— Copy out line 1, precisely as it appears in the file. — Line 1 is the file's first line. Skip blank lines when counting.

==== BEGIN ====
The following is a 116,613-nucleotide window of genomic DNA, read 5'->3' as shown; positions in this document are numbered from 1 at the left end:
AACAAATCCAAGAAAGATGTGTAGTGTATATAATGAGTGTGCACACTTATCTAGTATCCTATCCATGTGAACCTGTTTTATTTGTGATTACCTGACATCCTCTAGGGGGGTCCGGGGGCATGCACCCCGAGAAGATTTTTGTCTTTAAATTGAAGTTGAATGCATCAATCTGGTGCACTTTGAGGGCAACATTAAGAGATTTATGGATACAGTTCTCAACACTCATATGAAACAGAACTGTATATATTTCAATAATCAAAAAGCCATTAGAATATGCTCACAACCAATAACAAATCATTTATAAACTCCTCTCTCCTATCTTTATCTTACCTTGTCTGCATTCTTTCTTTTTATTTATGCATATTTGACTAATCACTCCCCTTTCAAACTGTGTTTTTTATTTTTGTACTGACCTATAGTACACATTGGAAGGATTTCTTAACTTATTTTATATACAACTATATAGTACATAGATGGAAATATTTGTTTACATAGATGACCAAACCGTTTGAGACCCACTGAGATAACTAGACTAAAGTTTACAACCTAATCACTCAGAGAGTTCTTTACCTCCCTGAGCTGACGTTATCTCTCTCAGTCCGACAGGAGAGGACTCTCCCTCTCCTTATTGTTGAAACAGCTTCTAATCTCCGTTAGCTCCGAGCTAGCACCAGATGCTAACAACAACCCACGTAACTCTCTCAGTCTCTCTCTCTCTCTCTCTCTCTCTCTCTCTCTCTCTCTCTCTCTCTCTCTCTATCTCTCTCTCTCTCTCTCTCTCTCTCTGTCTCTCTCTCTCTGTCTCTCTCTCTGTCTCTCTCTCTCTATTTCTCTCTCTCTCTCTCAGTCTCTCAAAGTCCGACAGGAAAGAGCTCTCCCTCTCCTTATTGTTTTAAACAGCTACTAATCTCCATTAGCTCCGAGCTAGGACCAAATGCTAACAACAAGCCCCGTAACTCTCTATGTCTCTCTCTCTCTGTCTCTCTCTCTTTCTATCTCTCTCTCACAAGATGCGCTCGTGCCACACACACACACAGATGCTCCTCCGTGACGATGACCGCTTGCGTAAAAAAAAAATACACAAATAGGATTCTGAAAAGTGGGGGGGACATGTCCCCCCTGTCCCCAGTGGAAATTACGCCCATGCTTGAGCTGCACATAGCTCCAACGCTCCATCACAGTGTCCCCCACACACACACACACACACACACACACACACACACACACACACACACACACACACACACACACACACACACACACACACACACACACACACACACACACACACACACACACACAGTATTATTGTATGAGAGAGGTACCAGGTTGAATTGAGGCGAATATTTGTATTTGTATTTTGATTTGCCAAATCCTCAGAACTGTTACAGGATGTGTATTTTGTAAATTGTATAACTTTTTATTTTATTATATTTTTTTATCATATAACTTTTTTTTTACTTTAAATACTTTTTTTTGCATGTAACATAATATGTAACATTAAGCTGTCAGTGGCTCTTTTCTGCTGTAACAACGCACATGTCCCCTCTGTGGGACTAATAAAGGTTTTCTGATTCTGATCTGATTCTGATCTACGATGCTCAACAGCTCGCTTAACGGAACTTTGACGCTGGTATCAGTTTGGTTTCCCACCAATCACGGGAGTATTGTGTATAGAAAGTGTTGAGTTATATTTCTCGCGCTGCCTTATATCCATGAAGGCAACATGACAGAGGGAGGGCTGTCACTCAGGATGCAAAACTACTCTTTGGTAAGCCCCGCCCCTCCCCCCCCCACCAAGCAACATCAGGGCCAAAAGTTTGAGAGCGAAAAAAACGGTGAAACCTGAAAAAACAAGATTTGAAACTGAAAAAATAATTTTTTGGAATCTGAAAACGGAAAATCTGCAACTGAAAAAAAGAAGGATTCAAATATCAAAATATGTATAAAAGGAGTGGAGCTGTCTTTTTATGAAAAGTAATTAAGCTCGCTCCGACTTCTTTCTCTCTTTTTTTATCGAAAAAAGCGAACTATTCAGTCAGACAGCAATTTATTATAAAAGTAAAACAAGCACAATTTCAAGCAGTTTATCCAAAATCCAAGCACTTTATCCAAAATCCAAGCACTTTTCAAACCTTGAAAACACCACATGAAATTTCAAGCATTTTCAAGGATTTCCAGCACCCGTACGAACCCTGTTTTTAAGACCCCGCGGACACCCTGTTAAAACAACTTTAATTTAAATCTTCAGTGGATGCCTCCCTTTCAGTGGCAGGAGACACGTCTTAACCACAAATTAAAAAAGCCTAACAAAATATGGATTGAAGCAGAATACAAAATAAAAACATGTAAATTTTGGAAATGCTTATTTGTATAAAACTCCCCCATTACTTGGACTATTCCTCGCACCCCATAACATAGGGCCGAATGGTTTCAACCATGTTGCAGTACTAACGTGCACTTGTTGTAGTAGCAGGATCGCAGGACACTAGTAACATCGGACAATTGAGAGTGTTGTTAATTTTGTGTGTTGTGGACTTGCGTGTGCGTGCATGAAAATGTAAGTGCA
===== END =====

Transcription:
The following is a 116,613-nucleotide window of genomic DNA, read 5'->3' as shown; positions in this document are numbered from 1 at the left end: